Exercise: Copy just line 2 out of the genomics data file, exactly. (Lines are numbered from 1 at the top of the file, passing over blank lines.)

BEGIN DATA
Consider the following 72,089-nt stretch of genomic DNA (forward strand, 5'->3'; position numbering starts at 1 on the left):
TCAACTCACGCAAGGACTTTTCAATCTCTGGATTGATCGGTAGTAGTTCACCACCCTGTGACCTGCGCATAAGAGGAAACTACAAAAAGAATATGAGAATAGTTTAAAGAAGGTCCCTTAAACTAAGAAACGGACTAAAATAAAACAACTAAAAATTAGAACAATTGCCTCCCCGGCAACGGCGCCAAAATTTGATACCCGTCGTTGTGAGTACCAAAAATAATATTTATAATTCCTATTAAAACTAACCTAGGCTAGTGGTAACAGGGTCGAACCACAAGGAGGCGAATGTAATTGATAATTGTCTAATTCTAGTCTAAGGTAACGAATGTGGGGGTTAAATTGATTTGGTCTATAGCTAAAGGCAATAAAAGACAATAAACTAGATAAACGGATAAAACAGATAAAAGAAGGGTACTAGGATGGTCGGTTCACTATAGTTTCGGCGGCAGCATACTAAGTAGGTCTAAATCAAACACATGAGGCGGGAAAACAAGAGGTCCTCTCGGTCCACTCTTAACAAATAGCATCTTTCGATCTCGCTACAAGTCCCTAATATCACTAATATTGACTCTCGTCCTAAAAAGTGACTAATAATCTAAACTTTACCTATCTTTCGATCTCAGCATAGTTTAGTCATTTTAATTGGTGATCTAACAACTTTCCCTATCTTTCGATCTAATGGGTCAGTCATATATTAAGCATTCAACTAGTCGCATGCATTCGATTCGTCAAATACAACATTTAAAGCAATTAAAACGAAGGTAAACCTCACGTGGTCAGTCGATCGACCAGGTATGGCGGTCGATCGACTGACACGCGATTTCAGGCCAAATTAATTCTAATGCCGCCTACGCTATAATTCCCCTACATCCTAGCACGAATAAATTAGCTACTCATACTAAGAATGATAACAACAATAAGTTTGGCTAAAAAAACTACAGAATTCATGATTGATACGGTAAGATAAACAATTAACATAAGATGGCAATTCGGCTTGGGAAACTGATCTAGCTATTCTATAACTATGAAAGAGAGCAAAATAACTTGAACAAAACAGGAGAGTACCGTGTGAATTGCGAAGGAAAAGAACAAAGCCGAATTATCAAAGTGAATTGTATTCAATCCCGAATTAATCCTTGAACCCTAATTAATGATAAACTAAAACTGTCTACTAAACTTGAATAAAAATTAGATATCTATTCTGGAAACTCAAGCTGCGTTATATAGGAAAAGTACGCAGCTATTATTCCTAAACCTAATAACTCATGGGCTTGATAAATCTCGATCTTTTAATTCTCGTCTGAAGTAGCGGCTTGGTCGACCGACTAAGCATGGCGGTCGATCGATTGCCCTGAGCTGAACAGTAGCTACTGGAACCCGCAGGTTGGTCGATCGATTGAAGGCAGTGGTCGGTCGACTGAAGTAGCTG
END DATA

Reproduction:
TCAACTCACGCAAGGACTTTTCAATCTCTGGATTGATCGGTAGTAGTTCACCACCCTGTGACCTGCGCATAAGAGGAAACTACAAAAAGAATATGAGAATAGTTTAAAGAAGGTCCCTTAAACTAAGAAACGGACTAAAATAAAACAACTAAAAATTAGAACAATTGCCTCCCCGGCAACGGCGCCAAAATTTGATACCCGTCGTTGTGAGTACCAAAAATAATATTTATAATTCCTATTAAAACTAACCTAGGCTAGTGGTAACAGGGTCGAACCACAAGGAGGCGAATGTAATTGATAATTGTCTAATTCTAGTCTAAGGTAACGAATGTGGGGGTTAAATTGATTTGGTCTATAGCTAAAGGCAATAAAAGACAATAAACTAGATAAACGGATAAAACAGATAAAAGAAGGGTACTAGGATGGTCGGTTCACTATAGTTTCGGCGGCAGCATACTAAGTAGGTCTAAATCAAACACATGAGGCGGGAAAACAAGAGGTCCTCTCGGTCCACTCTTAACAAATAGCATCTTTCGATCTCGCTACAAGTCCCTAATATCACTAATATTGACTCTCGTCCTAAAAAGTGACTAATAATCTAAACTTTACCTATCTTTCGATCTCAGCATAGTTTAGTCATTTTAATTGGTGATCTAACAACTTTCCCTATCTTTCGATCTAATGGGTCAGTCATATATTAAGCATTCAACTAGTCGCATGCATTCGATTCGTCAAATACAACATTTAAAGCAATTAAAACGAAGGTAAACCTCACGTGGTCAGTCGATCGACCAGGTATGGCGGTCGATCGACTGACACGCGATTTCAGGCCAAATTAATTCTAATGCCGCCTACGCTATAATTCCCCTACATCCTAGCACGAATAAATTAGCTACTCATACTAAGAATGATAACAACAATAAGTTTGGCTAAAAAAACTACAGAATTCATGATTGATACGGTAAGATAAACAATTAACATAAGATGGCAATTCGGCTTGGGAAACTGATCTAGCTATTCTATAACTATGAAAGAGAGCAAAATAACTTGAACAAAACAGGAGAGTACCGTGTGAATTGCGAAGGAAAAGAACAAAGCCGAATTATCAAAGTGAATTGTATTCAATCCCGAATTAATCCTTGAACCCTAATTAATGATAAACTAAAACTGTCTACTAAACTTGAATAAAAATTAGATATCTATTCTGGAAACTCAAGCTGCGTTATATAGGAAAAGTACGCAGCTATTATTCCTAAACCTAATAACTCATGGGCTTGATAAATCTCGATCTTTTAATTCTCGTCTGAAGTAGCGGCTTGGTCGACCGACTAAGCATGGCGGTCGATCGATTGCCCTGAGCTGAACAGTAGCTACTGGAACCCGCAGGTTGGTCGATCGATTGAAGGCAGTGGTCGGTCGACTGAAGTAGCTG